Red Death| ‘Permanent Exile’
It’s always satisfying to hear about an album coming out that you weren’t expecting.
And it’s even more satisfying when you discover just how fucking brilliant it is.
From Washington DC, Red Death are made up of members from other luminous hardcore bands like Coke Bust, Intent and Pure Disgust, I first came across these lads last year, when I reviewed their demo for this site, and I noted that there was a strong influence of proper C.O.C and The Accused.
Clearly, these were lads who knew their history. And were prepared to wear it on their sleeves.
Obviously, there’s a million and one other bands around the world with the same approach. They know what the classic records are, and they’re prepared to play songs that are very much in the vein of those classics.
You (and the likes of Simon Reynolds) could argue that this has led us to the musical climate we find ourselves in today: ‘past shock’ – taking music back through time and finding ourselves not shocked at a sound being proclaimed “the future”, but shocked by how familiar the sound is.
In this case, we’ll overlook that aspect for another time. Because the songs that make up ‘Permanent Exile’ are fucking brilliant.
‘Brutalized’ opens with a short burst of feedback burying a bass riff, before moving into more moody and midpaced territory. Quietly delivered spoken word vocals pepper the mix before the speed is upped ever so slightly.
Calm Before Storm
In a way, it’s a very traditional opener for a hardcore album (what could be described as “the calm before the storm” track). But it sets the mood perfectly: brooding, intense with the feeling that a riot will erupt any second.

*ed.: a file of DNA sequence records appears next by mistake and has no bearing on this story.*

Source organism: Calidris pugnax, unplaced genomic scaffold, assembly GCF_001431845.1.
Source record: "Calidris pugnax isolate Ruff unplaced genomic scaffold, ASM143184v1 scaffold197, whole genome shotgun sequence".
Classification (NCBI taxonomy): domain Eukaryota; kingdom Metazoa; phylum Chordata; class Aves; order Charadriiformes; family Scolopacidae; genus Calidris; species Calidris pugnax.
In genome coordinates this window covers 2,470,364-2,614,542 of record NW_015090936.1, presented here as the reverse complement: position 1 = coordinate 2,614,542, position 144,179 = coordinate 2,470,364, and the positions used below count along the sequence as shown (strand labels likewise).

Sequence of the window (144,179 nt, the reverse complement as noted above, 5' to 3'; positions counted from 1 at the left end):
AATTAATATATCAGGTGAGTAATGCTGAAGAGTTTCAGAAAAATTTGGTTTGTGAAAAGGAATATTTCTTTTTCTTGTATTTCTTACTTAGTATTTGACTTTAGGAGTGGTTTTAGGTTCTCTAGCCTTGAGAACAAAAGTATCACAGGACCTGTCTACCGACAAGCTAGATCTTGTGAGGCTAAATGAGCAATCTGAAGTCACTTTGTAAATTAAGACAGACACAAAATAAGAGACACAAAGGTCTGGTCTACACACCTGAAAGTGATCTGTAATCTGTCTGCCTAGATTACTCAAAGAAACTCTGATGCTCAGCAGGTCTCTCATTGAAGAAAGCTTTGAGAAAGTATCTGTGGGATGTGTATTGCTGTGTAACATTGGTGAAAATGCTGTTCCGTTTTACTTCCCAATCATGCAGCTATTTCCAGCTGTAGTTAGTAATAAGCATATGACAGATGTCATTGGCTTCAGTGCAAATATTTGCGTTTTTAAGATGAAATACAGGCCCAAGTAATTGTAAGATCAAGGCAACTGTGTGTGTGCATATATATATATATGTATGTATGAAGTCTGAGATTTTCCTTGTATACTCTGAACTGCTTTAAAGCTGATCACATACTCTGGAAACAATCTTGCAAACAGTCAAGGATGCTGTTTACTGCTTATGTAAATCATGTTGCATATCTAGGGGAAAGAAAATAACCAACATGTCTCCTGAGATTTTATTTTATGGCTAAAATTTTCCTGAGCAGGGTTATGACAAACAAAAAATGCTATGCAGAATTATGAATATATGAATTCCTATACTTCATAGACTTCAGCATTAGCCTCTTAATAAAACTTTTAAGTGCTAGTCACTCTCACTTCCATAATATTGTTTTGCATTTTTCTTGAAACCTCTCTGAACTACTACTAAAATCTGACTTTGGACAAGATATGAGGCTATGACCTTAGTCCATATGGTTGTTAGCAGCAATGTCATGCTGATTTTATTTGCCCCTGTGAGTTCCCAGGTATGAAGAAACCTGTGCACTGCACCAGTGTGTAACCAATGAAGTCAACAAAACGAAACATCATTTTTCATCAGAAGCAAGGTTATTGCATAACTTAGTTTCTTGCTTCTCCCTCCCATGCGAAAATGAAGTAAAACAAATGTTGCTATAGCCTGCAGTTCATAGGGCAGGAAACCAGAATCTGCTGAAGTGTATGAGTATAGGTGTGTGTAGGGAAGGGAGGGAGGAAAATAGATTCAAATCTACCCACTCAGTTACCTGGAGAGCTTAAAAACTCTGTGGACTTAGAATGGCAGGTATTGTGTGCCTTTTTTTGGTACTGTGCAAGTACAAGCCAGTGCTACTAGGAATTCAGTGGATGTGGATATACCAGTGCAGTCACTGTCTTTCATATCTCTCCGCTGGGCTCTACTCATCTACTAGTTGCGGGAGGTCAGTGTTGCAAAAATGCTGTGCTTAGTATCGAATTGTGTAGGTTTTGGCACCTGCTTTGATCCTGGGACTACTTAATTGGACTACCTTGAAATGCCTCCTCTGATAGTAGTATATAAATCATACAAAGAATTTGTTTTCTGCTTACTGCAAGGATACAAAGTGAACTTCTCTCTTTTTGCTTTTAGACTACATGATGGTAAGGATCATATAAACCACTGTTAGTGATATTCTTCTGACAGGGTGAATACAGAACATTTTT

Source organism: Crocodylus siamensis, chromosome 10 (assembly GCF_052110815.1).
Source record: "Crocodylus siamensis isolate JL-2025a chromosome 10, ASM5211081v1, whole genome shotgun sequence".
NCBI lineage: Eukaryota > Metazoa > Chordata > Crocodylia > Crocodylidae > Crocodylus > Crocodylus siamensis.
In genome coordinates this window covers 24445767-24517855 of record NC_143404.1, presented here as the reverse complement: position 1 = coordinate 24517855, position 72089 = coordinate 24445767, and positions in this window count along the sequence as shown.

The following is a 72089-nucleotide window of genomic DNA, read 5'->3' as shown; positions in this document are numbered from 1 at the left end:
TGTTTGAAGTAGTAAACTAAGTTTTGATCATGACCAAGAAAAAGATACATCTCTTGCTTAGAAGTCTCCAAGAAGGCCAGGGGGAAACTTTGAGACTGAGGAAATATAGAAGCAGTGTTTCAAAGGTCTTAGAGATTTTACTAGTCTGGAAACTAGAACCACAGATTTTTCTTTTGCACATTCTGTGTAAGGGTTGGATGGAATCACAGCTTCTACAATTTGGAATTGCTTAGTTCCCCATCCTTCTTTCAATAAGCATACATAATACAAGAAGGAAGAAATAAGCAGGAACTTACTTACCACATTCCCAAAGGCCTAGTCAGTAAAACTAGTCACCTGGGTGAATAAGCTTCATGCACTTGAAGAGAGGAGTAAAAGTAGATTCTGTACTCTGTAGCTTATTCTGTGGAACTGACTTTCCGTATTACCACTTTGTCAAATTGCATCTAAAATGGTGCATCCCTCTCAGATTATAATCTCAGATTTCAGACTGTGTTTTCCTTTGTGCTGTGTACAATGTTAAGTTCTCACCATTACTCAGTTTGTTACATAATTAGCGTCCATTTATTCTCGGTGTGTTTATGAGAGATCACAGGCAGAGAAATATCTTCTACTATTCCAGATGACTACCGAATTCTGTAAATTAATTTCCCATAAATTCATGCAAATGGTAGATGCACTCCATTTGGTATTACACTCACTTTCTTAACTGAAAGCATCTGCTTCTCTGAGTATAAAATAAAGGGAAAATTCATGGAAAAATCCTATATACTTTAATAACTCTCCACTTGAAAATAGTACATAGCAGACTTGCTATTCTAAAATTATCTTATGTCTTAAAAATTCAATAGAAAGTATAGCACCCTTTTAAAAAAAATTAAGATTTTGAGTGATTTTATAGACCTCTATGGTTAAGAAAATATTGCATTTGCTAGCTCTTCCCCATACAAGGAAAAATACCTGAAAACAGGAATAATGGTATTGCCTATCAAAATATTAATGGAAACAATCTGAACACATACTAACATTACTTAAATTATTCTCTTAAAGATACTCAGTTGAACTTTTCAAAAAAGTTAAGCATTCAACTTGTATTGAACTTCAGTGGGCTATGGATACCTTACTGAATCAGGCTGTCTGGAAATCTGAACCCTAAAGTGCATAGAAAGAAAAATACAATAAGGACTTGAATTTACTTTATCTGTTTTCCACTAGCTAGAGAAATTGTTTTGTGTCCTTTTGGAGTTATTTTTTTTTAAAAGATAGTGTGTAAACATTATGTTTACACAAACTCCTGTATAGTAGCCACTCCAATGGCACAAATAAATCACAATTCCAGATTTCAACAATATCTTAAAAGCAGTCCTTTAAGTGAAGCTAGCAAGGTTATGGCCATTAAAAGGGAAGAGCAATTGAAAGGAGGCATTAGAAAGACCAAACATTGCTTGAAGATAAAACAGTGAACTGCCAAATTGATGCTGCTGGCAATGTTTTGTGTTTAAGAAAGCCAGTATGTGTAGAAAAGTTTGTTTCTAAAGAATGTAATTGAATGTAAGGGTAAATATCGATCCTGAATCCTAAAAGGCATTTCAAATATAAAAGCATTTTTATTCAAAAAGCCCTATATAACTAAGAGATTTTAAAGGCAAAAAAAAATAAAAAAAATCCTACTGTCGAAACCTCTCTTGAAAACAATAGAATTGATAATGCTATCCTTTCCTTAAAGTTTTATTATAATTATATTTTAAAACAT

‘Ruinous Wrath’ brings that mayhem in bucket loads. Proper hardcore riffage played correctly, with some gnarly vocals fighting to be heard over the top of the mix. Nothing strange or unusual, it just grabs you by the throat and doesn’t let go until the end.
‘Unholy Alliance II’ is a re recording from their demo. There isn’t an awful lot of difference between the two versions except for the cleaner production, which makes the first half sound like a Power Trip outtake. You gotta love the solos at the end, which wail away in the same fashion as Fast Eddie’s.
The drums on ‘Strategic Mass Delirium’ will undoubtedly inspire mass pits when played live but it’s the barrage of noise that really makes this track the best on the record. A mix of wah wah, and running the plectrum along the strings, it’s an assault on the senses. The little pause before everyone comes in to play the proper song is magic. Just makes the song sound even more intense.
Cleaner And Crisper
Closer ‘Perpetrator’ is seemingly a tribute to Quiv era Broken Bones, with a nod to Poison Idea in the last minute. A suitable closer for a manic album.
The cover art carries on in the same vein as the demo with the executioner now going all Rambo on us. Their own Martha Splatterhead. It feels like a mash up of Glyn Smyth and Pushead. A mix of the comic book and the gritty, and would look great on a t-shirt.
The production is a lot cleaner and crisper than the demo, and while that can often be the kiss of death for bands of this ilk, it’s certainly not the case here. Each riff shines thanks to the power and melody on display, while the drums pound and batter, the bass is warm, and the vocals have intensity and despair.
I’m going to freely state that this is the greatest album I’ve heard so far this year. The passion, intensity and sheer fun come through on every track, and will be hard to top.
4.5 / 5 – Christopher Owens ::: 06/05/2015